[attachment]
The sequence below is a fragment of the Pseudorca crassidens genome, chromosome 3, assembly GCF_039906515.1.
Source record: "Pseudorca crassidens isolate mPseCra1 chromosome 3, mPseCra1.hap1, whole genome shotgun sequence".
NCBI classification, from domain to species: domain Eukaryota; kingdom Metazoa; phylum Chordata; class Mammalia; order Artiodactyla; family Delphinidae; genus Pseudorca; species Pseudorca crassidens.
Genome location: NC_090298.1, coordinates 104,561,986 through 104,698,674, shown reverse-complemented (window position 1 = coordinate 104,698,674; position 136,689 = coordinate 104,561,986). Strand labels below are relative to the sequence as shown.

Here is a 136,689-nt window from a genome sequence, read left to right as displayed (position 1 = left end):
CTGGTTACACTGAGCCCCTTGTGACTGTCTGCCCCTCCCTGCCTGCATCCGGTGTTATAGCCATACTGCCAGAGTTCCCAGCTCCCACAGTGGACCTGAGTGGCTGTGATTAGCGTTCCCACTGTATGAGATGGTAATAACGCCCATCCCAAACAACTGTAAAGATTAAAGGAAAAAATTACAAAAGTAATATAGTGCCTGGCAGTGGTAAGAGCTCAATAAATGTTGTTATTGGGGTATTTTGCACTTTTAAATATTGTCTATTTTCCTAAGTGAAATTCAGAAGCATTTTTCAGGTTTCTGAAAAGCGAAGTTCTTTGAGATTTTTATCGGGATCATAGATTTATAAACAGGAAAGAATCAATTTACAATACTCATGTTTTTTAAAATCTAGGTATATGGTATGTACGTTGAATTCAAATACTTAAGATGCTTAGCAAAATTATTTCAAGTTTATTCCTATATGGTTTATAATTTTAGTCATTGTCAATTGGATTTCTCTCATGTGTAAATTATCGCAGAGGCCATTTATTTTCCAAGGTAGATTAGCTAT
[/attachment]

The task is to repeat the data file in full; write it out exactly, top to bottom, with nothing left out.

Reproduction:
The sequence below is a fragment of the Pseudorca crassidens genome, chromosome 3, assembly GCF_039906515.1.
Source record: "Pseudorca crassidens isolate mPseCra1 chromosome 3, mPseCra1.hap1, whole genome shotgun sequence".
NCBI classification, from domain to species: domain Eukaryota; kingdom Metazoa; phylum Chordata; class Mammalia; order Artiodactyla; family Delphinidae; genus Pseudorca; species Pseudorca crassidens.
Genome location: NC_090298.1, coordinates 104,561,986 through 104,698,674, shown reverse-complemented (window position 1 = coordinate 104,698,674; position 136,689 = coordinate 104,561,986). Strand labels below are relative to the sequence as shown.

Here is a 136,689-nt window from a genome sequence, read left to right as displayed (position 1 = left end):
CTGGTTACACTGAGCCCCTTGTGACTGTCTGCCCCTCCCTGCCTGCATCCGGTGTTATAGCCATACTGCCAGAGTTCCCAGCTCCCACAGTGGACCTGAGTGGCTGTGATTAGCGTTCCCACTGTATGAGATGGTAATAACGCCCATCCCAAACAACTGTAAAGATTAAAGGAAAAAATTACAAAAGTAATATAGTGCCTGGCAGTGGTAAGAGCTCAATAAATGTTGTTATTGGGGTATTTTGCACTTTTAAATATTGTCTATTTTCCTAAGTGAAATTCAGAAGCATTTTTCAGGTTTCTGAAAAGCGAAGTTCTTTGAGATTTTTATCGGGATCATAGATTTATAAACAGGAAAGAATCAATTTACAATACTCATGTTTTTTAAAATCTAGGTATATGGTATGTACGTTGAATTCAAATACTTAAGATGCTTAGCAAAATTATTTCAAGTTTATTCCTATATGGTTTATAATTTTAGTCATTGTCAATTGGATTTCTCTCATGTGTAAATTATCGCAGAGGCCATTTATTTTCCAAGGTAGATTAGCTAT